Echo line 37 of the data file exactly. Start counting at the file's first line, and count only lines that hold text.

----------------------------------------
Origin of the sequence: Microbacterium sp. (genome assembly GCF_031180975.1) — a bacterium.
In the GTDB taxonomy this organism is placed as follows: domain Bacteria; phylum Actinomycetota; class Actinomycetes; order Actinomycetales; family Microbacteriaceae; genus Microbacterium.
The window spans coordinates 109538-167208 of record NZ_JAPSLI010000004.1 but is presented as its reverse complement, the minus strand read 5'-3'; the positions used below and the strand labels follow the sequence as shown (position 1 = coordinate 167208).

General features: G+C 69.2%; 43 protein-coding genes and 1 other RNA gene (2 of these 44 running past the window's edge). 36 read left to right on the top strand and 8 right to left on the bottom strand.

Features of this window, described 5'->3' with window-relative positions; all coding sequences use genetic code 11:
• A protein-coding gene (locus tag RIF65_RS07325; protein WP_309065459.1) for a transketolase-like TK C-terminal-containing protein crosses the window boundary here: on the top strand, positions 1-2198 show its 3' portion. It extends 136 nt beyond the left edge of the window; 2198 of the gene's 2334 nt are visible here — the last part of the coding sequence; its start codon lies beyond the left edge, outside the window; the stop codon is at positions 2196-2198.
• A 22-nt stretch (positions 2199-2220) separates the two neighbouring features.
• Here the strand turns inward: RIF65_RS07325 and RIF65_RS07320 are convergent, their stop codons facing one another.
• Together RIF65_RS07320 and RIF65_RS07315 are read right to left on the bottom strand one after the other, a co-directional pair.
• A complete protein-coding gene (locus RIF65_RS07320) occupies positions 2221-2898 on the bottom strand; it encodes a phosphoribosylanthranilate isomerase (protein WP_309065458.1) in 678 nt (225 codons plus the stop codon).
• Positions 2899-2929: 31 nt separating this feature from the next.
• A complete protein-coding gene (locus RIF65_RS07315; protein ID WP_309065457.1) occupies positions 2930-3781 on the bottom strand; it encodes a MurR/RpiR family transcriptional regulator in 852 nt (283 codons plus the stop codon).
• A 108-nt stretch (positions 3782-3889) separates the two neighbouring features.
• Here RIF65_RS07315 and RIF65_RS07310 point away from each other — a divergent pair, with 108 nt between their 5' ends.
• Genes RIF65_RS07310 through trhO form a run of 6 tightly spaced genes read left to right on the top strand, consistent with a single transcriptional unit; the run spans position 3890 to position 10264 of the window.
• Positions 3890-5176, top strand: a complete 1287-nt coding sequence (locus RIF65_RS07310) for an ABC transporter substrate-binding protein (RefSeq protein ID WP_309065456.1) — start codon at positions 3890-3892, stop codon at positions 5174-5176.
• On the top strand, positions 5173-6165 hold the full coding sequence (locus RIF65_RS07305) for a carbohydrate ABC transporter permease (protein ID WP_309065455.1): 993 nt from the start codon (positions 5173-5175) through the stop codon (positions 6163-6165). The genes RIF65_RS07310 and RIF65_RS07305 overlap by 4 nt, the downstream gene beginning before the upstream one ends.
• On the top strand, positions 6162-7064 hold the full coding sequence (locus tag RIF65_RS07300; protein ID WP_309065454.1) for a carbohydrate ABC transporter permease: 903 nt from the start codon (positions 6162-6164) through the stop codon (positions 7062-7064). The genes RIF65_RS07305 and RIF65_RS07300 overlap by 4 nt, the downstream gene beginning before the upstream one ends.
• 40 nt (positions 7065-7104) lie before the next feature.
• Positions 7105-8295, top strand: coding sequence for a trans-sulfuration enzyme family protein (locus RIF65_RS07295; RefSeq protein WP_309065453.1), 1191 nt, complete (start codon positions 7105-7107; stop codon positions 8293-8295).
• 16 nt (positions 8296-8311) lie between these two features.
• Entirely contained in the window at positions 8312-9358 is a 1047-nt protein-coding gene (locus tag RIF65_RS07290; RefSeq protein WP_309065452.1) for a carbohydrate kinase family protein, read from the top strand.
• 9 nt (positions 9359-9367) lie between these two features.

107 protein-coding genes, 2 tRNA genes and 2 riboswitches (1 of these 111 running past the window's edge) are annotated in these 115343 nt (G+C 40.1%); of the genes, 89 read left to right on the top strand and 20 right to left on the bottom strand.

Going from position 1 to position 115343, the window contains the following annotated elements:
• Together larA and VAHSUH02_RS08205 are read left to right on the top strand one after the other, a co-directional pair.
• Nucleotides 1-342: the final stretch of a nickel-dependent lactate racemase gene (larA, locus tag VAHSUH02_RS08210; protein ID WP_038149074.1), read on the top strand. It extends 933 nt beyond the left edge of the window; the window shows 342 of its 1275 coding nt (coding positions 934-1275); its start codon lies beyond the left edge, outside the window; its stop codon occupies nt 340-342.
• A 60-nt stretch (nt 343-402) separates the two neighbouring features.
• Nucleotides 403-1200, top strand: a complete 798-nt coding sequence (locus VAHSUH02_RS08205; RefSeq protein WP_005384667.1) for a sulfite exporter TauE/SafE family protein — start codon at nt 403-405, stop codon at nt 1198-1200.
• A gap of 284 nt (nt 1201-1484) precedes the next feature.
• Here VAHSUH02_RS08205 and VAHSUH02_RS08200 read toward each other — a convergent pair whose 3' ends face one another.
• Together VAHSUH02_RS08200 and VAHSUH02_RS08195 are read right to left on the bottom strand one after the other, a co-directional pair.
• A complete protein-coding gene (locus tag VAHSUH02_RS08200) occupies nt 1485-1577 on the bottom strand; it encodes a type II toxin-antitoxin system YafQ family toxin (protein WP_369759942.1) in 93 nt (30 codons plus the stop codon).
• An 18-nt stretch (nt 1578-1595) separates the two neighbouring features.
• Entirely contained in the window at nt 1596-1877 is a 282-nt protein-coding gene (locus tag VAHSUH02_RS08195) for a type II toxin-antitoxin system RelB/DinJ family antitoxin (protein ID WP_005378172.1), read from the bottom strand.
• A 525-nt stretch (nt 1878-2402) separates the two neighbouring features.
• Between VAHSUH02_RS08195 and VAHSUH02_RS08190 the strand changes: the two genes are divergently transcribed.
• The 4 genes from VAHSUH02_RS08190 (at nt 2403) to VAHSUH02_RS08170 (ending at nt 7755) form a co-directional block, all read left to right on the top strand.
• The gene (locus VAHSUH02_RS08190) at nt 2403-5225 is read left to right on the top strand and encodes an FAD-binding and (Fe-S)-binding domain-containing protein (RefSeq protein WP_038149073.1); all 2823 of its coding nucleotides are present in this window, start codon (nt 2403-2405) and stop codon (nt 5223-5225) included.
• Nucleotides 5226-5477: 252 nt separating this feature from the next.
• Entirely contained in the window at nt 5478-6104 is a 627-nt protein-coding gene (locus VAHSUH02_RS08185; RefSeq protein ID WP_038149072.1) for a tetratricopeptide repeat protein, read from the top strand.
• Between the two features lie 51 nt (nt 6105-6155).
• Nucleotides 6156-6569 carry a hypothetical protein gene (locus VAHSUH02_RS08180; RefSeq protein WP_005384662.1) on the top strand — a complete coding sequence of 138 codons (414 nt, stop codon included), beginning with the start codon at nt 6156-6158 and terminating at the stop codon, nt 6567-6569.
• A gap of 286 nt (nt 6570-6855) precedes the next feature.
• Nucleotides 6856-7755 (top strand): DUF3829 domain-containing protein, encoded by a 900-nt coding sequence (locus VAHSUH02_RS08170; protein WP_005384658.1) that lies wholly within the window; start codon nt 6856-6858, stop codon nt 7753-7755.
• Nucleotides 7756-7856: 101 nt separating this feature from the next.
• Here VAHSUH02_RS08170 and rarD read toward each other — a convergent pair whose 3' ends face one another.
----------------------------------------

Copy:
• Between VAHSUH02_RS08195 and VAHSUH02_RS08190 the strand changes: the two genes are divergently transcribed.